The Importance of Summer Ministry—

If you’ve yet to watch my short 3-minute video on the importance of summer ministry, click here to watch it and get a quick overview of what I’d like to share with you here.

First, in the midst of our very busy schedules, why in the world should we do summer ministry? Isn’t summer a time to recoup from the past year’s hectic programs? Isn’t summer a time to spend with family and friends, enjoying the relationships He has given us, and getting our “tanks” filled back up by enjoying each other’s company, laughing, and playing together?

Yes, I believe that is true.

And it is for that reason I also believe that summer can be one of the most critical seasons of the year. For all the reasons above, we should engage our covenant and community families.

Furthermore, I believe 1 Thessalonians 2:1-13 exhorts us to do this. Yes, the context of this passage is not specifically about summer, but the universal principle related to relational engagement and its impact on our ability to spread the gospel, which the apostle Paul is speaking of here, is absolutely what summer ministry is all about.

At the heart of summer ministry is the creating of opportunities for relational engagement, helping families to build trust with the local church, so they naturally want to go to church—not because it’s a club or some institution they must attend, but because it’s the greatest family they will ever encounter, where there are people who desire to share their lives with them.

In addition to our covenant kids, summer ministry is important because it creates opportunity to engage our community kids in ways we were unable to do during the past school year. I believe John 13:34-35 speaks directly to this: “all people will know that you are My disciples, if you have love for one another.

As we prepare amazing, relationally engaging opportunities with our covenant kids, our community kids will witness and experience how deeply we love one another. Who wouldn’t want to be part of that?! I mean, if you saw someone being dearly and sacrificially loved, wouldn’t you be drawn to that?

Look at Matthew 5:13-15, where Jesus exhorts us in His Sermon on the Mount to be the salt of the earth and light of the world. As we all know, salt is a mineral that creates thirst. When our church’s community encounters us, they will become thirsty for what we have—Jesus! And what about the light? We’re not lamps or flashlights, so what is Jesus talking about? Throughout Scripture God uses the metaphor of light to describe Himself, and Jesus Himself declares in one of His seven I Am statements to be the light of the world. When we relationally engage our community, the light of Jesus shines out from us, and our community is drawn away from the darkness to the security His light provides.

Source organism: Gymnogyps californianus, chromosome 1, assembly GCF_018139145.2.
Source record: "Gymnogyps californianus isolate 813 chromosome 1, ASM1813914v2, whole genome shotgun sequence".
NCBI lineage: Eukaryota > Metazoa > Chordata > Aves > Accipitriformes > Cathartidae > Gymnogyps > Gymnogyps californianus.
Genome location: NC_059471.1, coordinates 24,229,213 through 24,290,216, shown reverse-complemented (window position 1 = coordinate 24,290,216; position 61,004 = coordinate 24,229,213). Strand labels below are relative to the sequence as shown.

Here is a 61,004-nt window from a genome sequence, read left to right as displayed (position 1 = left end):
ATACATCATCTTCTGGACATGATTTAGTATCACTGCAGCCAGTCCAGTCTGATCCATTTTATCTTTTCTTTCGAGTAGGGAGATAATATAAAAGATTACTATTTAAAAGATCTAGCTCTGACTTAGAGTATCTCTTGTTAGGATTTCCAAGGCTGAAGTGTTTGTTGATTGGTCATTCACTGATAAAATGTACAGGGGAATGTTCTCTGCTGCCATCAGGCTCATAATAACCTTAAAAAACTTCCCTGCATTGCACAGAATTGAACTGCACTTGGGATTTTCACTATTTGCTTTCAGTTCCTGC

I don’t know about you—this all sounds great, but very daunting and overwhelming. How in the world can a children’s director pull this off?

To be honest, I do not recommend doing a whole lot beyond VBS unless you are able to get support, either from a core group of volunteers (parents, young adults, empty nesters, etc.), or better yet, summer staff. I have traditionally sought out college-aged students through making connections with various RUF ministers, and because most of the churches I worked with in the past did not have the resources to pay them, I had them raise support. (Let me know if you’d like help to figure this out. Hint: it’s about way more than raising money!) If possible, I work hard to convince our session that summer ministry is very important, and we must consider this as a huge investment in the mission of our church and so we must budget for it.

With that, whether training volunteers or paid staff, your job is to train and equip them to run the various relationally engaging activities you believe God is leading you to do. This frees you up to still get rest, to engage with families in the church, and to prepare for the coming year.

Prayerfully consider your summer ministry as more than programs to distract your families. Consider how God is calling us to relationally engage both our covenant kids as well as our community kids with the gospel. God says if we ask, He will give us the wisdom. So, pray for the wisdom needed to decide how you will do this, but be sure you also pray He will give you favor with your session, as well as members of your church to join your summer ministry team in developing the mission God is calling you to do.

Joseph Parker is the Family Pastor at Atlanta Westside Presbyterian Church. For the past 30 years he has served in church plants to large size churches, from inner city to suburban settings. He has a passion for relationally engaging both our covenant as well as our community families with the gospel, equipping adults to disciple our next generation in such a way they grow to become Christ-changed, hope-filled, productive adults. Joseph is head over heels in love with his wife Kelly for nearly 20 years, and are parents of their adopted boys Jacob and Makiah.